As a submarine officer, I had plenty of opportunities to see ships tied to the dock, ships in transit in the harbor, and ships in the open sea. All of them have this in common: they are held afloat by the water that is outside the ship.
All ships also share this: they all have water inside them. Water inside a ship can either be disgusting or refreshing.
So, ships have water both inside and outside their hulls, and the balance between them determines the state of the ship.
The disgusting water is normally in the ship’s bilge. Bilge water enters the ship in many ways, most of them small and uncontrolled. Bilge water is unfiltered, uncleaned, and uncontained. It always has oil, dirt, and grime floating in it. Looking at bilge water is nauseating. When a ship has too much bilge water, it will sink.
The refreshing water is contained inside tanks. It enters the ship in a controlled fashion, and it is filtered or distilled to make it clean for use. Ships use this water for cooking, cleaning, showers, and running the engineering plant. This water is cool, clear, and inviting. Ships have a limited capacity for holding refreshing water, but they still hold it.
The water outside the ship always contains a bit of the gunk and grime that makes bilge water so disgusting. It doesn’t contain much of this junk, just enough to make it unfit for direct use by the ship’s crew and engineering plant. Systems in the ship put energy into it to clean it and to make it fit for use. In some cases, these systems take the bad stuff from the incoming water and put it in the bilge for a time until the ship’s crew can pump it overboard in a safe way.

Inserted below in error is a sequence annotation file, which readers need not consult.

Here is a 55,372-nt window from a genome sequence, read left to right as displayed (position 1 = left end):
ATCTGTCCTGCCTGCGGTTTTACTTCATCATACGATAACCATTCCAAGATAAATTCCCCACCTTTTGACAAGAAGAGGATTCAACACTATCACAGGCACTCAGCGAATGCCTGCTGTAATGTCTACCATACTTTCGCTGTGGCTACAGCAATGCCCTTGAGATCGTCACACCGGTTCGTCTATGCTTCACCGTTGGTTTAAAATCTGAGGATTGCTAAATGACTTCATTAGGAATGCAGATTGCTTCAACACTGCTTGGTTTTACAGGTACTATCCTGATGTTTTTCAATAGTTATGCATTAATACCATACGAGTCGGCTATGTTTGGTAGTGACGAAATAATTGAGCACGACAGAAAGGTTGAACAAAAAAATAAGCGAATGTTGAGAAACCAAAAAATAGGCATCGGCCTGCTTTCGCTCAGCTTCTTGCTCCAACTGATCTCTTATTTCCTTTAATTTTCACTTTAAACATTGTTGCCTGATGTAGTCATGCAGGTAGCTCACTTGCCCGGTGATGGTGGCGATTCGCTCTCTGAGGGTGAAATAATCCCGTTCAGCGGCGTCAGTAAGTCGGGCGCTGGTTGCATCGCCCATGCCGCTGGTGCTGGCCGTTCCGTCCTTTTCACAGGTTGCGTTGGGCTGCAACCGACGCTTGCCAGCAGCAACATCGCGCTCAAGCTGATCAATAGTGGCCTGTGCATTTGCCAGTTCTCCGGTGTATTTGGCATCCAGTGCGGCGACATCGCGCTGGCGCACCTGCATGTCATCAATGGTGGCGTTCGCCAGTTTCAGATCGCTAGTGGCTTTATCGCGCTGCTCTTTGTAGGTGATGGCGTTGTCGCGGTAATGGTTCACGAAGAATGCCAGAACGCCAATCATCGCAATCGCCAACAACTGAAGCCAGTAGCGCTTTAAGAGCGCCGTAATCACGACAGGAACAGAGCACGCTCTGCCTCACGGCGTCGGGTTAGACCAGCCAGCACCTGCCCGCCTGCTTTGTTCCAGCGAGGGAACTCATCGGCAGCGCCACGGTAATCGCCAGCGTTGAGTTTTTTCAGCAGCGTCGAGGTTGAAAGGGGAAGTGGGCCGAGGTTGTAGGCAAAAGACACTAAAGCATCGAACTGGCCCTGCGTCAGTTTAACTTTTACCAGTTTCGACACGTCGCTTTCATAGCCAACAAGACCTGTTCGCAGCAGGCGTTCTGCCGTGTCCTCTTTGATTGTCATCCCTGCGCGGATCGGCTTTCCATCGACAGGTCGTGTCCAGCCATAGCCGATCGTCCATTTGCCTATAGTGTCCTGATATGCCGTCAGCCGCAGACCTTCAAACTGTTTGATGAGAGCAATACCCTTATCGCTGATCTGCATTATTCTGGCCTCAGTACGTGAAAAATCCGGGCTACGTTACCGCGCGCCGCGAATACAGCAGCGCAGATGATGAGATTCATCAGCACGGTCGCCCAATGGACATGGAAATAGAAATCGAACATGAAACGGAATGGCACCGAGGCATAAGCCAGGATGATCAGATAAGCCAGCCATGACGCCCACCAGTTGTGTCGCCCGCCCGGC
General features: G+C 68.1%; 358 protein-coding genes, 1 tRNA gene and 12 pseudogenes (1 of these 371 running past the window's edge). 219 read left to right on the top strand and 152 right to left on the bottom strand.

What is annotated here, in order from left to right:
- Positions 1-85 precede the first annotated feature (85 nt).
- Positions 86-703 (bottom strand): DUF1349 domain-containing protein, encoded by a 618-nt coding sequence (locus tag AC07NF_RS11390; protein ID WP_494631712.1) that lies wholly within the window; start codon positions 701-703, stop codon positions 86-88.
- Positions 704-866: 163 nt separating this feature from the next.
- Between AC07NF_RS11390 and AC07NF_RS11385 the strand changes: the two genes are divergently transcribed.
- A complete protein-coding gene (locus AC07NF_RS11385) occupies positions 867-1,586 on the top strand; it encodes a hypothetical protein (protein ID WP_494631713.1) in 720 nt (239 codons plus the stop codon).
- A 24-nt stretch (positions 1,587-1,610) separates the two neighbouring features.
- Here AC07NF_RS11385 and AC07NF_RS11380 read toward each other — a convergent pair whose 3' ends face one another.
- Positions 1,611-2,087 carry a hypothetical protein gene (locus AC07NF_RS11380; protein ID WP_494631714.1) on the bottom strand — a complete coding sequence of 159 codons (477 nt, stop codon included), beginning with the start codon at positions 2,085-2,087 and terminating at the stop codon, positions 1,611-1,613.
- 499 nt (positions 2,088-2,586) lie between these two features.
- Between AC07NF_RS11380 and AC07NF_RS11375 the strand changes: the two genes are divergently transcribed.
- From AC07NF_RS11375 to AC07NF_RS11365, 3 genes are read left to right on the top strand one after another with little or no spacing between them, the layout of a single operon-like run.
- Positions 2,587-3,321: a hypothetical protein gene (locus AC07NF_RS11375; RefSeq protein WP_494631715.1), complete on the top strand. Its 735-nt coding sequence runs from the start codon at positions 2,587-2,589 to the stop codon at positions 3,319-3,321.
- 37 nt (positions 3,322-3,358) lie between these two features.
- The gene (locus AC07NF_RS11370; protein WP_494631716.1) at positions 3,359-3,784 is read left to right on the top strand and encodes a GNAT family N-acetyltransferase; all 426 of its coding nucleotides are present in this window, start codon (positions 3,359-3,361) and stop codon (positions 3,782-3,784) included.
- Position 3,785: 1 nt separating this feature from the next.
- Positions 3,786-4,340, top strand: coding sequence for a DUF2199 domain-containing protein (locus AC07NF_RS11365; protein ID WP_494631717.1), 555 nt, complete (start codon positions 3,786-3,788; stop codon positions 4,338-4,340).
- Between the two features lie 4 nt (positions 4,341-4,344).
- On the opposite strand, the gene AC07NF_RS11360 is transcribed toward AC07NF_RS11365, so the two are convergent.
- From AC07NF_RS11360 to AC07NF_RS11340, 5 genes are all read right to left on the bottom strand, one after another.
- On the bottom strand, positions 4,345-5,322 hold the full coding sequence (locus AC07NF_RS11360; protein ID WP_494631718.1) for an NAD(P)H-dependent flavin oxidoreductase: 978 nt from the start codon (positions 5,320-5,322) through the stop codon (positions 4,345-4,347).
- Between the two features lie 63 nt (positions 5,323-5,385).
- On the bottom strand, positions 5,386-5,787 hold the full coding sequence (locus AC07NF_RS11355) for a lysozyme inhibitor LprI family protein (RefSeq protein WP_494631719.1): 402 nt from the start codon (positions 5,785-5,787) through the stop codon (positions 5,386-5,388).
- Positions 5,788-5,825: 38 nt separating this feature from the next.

The events, interactions, conversations, and relationships in our lives resemble the water both around and inside a ship.
Like water outside a ship, the things that happen external to us have both good and bad pieces to them. In most cases, the good far outweighs the bad even if it takes work to separate them.
Like the refreshing water inside a ship, we may have to work to separate the good from the bad, and we may have to keep some of the bad with us for a while until we find a healthy way to get rid of it.
Like bilge water, the bad events and interactions with others that we experience look pretty nauseating, and, if we let them build up inside of us, they can sink us. They can sink our attitude, our confidence, our ability to interact positively, and our ability to see events clearly.
The people around us, the relationships we engage in and experience, the situations we face; all combine to either keep us afloat or to sink us. Our outlook, our effort to focus on the good, and our willingness to invest energy into relationships will determine the outcomes we experience. The energy that we invest in these areas lets the refreshing water in and keeps the bilge water out.
Sadly, when we let bilge water fill us, we do not get rid of it in a healthy and controlled fashion. Instead, we spew it on the people around us, and, if they are not careful, it can get inside of them as well.
Two people carrying lots of bilge water will find it difficult to maintain a healthy relationship. So, do your part to build healthy relationships by:
- Filtering and distilling your experiences to pull the good from the bad,
- Storing the good inside you, and
- Finding a healthy way to get rid of the bad.
Just as all the water in the ocean cannot sink a ship if it does not get inside, all the negative in the world cannot sink us or our relationships when we do not let it inside.